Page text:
The internet has furthered this, and has allowed you to not only be bullied anywhere you go at any time of day, but also by hundreds of people that you’ve never even had the displeasure of meeting. How very 21st Century. But fundamentally, why do people seek to subject others to torment? What gains are to be made apart from a brief moment of ridicule at the expense of another? Beginning on a basic level, let’s say harassment. There are common tropes that bullies tend to encompass – having low esteem, having suffered past emotional traumas or being unable to respond effectively to internal dilemmas. I feel that this last trope rings true the most. The people that feel the need to target an individual for no reason other than self-validation, tend to be those most insecure and troubled in themselves. If you’re completely comfortable in yourself, there should be no desire to lower someone else down in order to raise yourself up.
Possibly the fact that we live in an endemically hierarchal structure, where dominance garners both power and respect, allows bullies to thrive. In a society, still prevalent with outdated social norms, which places a pedestal on members who display aggression, intimidation and assertiveness (traditionally ‘alpha male’ characteristic) over others, means that bullies can get away with it and gain respect. How many times have we seen ruthless characters, such as Roy Keane and Malcolm Tucker, lauded and rewarded for their ability to dominate and be a leader in their respective arenas? But there’s a very clear, defined line between being simply dominant in your mindset and abusing others in a demeaning manner. The former may actually achieve something, and although may leave some people in your wake, the focus is on the mindset. Bullying is essentially a shield and a sword. A smokescreen that’s designed to hide weakness, by piercing and exploiting someone else’s. It sums up the need for an inferior individual to find inner self worth by digging out similar plights in others.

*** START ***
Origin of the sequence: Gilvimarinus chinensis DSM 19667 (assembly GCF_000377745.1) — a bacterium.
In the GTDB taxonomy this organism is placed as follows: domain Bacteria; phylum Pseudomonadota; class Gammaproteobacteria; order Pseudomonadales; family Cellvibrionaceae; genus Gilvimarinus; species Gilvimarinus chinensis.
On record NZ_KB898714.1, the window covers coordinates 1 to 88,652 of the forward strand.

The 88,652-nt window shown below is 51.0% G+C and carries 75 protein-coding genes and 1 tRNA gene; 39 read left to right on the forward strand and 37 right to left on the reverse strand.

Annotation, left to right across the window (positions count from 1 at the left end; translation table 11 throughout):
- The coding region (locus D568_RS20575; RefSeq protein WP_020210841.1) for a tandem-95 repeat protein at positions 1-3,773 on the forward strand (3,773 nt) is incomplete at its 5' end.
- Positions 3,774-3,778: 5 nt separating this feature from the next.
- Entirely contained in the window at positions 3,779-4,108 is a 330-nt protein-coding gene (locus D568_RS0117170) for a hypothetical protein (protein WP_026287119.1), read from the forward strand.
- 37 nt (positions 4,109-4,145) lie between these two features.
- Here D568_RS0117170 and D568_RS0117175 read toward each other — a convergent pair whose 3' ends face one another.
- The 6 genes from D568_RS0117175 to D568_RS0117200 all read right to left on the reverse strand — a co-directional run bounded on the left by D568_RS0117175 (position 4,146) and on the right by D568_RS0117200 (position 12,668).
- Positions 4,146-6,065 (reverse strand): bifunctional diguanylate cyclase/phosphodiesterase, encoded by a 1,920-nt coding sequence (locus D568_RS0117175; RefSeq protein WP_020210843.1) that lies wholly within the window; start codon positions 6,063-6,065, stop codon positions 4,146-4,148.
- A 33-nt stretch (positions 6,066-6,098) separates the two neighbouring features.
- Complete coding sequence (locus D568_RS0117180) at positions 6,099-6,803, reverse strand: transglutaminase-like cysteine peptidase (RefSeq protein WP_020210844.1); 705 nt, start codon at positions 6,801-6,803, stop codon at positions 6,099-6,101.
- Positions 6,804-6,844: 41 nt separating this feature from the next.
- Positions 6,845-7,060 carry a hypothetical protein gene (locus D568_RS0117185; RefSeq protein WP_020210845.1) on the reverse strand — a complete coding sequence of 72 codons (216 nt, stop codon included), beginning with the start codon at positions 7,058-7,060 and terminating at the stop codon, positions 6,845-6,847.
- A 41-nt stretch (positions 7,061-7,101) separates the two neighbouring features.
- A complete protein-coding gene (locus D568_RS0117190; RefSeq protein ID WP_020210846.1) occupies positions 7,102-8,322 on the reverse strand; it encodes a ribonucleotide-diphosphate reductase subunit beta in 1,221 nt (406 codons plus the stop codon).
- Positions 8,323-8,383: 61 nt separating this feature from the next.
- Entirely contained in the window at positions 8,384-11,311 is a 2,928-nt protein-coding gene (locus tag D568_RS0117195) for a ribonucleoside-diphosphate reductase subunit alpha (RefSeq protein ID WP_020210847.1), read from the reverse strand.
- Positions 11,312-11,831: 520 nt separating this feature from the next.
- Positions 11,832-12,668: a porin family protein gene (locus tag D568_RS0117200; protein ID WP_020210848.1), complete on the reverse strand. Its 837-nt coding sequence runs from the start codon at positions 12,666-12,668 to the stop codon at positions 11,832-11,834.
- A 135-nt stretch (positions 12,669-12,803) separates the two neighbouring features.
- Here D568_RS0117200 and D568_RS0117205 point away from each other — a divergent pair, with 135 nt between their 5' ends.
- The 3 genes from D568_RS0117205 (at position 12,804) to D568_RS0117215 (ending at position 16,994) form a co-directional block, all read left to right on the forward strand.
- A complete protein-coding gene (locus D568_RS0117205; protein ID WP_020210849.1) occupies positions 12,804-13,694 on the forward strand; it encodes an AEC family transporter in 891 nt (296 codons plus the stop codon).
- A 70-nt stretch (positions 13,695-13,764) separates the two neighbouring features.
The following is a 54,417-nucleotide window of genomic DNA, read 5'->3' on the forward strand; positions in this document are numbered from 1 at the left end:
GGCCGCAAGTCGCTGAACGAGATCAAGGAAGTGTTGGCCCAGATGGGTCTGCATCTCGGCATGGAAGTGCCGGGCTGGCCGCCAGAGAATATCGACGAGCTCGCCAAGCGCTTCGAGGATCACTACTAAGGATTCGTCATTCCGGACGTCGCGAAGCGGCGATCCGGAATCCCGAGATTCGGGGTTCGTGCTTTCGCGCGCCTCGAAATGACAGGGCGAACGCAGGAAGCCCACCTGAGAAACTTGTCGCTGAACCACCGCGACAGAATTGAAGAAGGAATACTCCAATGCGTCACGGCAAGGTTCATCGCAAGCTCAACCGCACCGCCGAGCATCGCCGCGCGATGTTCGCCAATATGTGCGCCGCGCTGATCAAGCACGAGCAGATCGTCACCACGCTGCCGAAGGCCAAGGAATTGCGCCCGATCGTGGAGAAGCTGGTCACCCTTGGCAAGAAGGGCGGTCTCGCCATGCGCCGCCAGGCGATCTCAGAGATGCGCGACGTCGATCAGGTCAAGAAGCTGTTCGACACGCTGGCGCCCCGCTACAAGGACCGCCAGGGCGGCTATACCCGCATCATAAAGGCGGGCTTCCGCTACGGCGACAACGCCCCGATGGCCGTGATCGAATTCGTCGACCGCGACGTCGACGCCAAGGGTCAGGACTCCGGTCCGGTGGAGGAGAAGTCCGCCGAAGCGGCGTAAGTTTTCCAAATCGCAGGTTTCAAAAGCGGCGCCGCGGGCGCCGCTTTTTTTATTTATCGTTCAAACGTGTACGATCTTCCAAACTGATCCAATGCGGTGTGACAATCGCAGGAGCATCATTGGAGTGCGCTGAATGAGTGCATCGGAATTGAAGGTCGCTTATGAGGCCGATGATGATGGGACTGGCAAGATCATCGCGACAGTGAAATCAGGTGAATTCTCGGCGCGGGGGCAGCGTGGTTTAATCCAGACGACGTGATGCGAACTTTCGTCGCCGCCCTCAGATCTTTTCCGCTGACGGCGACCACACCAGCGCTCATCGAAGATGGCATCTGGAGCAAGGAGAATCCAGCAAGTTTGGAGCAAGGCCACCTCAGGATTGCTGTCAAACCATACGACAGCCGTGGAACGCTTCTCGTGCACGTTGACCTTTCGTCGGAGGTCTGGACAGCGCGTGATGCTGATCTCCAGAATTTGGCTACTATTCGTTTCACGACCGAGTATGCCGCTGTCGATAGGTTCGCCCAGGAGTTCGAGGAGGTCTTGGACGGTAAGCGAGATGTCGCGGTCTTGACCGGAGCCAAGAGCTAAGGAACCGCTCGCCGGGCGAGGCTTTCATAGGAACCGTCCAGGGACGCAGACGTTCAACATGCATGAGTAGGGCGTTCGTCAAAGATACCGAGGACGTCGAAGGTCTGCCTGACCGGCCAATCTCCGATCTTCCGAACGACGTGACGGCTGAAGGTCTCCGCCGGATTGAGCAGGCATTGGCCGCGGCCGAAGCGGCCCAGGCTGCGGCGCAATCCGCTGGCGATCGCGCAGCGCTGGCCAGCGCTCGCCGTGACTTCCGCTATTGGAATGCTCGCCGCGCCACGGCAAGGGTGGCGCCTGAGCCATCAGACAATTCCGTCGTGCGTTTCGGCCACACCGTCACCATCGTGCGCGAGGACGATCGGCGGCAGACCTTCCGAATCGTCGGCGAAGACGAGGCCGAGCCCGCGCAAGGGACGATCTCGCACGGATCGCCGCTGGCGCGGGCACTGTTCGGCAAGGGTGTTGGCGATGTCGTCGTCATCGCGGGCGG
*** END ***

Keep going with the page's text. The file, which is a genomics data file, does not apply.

No one is born a bully. They are taught to bully, and normalising the concept that bullying is rife and that’s just how it is, allows it to continue undeterred. Zero tolerance as a stance is great as a form of prevention, but finding a cure must be paramount. But of course, this is easier said than done. Social norms dictate that standing up to a bully is not only a hugely daunting task, but also one that doesn’t guarantee its cessation. And telling a teacher or a responsible adult, although the best solution advertised in schools and workplaces, is almost seen as a last resort, and an option that’s rarely exercised for fear of feeling meek and maybe not having your situation taken seriously. So for me, there needs to be more done to create a more open and comfortable environment for people to speak out. Look at the immeasurable positive impact that #MeToo has had at bringing issues of sexual harassment to the forefront of the discussion and the awareness it has raised as a result. Ditch the Label are one such force for good that aims to combat bullying by providing support, research and most importantly, creating campaigns to positively influence widespread societal change. Like any issue, the more it’s talked about and debated properly, the faster and more effectively it can get resolved.
Beating bullying is not about beating the act of it, it’s about never giving bullies the tools or the space to beat others in the first place.